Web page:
and received a 2017 Service Award.
The Patrick Ness quotation above became part of my school email signature in 2015, the year all the district’s middle school libraries were closed and all the certified elementary librarian positions were eliminated, and it was still there the next year when the district cut the remaining two certified librarians along with the K-12 coordinator of library and media services.
Like so many districts that rely heavily on state and federal funds, Brockton Public Schools was suffering multi-million dollar losses of education funding in a lean and increasingly competitive fiscal environment for urban public schools. Because there are no mandates for school libraries or librarians in Massachusetts, we were an easy cut to make. However, because what we do contributes to student learning in so many ways, whenever I saw an opportunity to advocate and shout for school libraries and librarians during that time period, I took advantage of it.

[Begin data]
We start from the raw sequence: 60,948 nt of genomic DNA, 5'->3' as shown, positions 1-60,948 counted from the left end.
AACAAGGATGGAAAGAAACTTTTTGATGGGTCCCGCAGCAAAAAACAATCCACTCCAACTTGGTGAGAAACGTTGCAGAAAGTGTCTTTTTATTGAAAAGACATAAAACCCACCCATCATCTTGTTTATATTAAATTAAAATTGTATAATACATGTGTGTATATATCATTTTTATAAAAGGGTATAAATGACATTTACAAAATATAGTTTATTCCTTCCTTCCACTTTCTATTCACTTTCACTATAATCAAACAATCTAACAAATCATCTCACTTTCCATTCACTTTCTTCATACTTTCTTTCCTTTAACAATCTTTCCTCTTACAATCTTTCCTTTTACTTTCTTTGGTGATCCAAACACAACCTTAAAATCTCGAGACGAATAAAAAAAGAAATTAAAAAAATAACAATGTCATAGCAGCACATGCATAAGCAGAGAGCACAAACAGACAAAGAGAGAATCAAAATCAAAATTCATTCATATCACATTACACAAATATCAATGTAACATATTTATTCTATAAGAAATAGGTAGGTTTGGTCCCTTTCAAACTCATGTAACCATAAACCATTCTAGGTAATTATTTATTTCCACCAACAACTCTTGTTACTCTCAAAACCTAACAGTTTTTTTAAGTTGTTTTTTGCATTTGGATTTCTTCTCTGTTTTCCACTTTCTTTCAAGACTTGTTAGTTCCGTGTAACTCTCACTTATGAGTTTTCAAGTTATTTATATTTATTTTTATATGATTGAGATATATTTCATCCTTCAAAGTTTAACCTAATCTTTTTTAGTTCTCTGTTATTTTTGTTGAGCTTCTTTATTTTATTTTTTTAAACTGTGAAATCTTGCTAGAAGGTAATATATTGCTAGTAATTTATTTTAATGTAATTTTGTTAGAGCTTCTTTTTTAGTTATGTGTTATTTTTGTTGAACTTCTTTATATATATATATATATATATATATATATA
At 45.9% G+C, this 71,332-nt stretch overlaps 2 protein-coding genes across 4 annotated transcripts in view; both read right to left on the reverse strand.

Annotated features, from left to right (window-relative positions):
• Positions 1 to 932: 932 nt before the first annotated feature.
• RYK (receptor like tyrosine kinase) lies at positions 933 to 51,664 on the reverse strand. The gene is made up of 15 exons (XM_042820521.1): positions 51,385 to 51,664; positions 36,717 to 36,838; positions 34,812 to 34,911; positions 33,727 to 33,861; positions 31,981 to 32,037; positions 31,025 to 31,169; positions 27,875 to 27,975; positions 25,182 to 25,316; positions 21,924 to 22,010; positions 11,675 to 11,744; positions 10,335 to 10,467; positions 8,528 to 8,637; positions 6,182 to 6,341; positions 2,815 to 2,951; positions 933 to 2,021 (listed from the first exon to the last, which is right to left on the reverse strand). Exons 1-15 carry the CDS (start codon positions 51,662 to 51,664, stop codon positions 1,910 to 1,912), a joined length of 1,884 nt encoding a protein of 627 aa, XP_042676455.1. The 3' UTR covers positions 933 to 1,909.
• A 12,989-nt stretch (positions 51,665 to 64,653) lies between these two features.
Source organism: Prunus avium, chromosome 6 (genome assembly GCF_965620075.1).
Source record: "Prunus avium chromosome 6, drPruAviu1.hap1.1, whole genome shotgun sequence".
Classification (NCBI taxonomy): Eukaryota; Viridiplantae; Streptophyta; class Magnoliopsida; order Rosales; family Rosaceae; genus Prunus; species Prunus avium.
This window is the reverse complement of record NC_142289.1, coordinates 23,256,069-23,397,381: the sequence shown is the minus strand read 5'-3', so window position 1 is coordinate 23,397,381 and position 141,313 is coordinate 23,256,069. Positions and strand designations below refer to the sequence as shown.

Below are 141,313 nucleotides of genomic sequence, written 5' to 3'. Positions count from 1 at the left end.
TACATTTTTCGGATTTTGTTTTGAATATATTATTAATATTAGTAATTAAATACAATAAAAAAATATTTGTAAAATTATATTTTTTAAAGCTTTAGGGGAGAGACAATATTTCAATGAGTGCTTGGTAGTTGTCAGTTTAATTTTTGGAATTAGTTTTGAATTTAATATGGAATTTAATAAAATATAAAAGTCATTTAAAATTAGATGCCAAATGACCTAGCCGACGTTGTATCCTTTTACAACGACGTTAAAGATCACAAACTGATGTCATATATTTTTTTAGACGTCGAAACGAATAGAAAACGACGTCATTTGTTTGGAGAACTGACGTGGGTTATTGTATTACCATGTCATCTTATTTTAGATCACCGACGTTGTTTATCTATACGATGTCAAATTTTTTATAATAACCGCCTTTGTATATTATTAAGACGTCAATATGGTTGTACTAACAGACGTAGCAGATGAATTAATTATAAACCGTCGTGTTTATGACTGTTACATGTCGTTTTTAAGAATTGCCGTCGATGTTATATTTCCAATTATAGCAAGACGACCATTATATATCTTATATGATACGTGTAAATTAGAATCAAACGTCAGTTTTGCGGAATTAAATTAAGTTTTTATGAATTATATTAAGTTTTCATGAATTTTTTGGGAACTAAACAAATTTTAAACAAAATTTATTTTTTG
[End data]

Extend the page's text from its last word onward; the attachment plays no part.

I was deeply honored to receive a 2017 MSLA Service Award for the work I did in response to all those cuts, and would like to take this opportunity to share some of the advocacy I undertook during that time period and beyond. We will need to continue to fight for library programming for all students, especially now while there’s a push towards more school privatization and deep austerity budgets for low-income school districts. We can all contribute to this fight for equitable access to school library programs, both within our own districts and on behalf of students in districts where there are no librarians left to fight for them.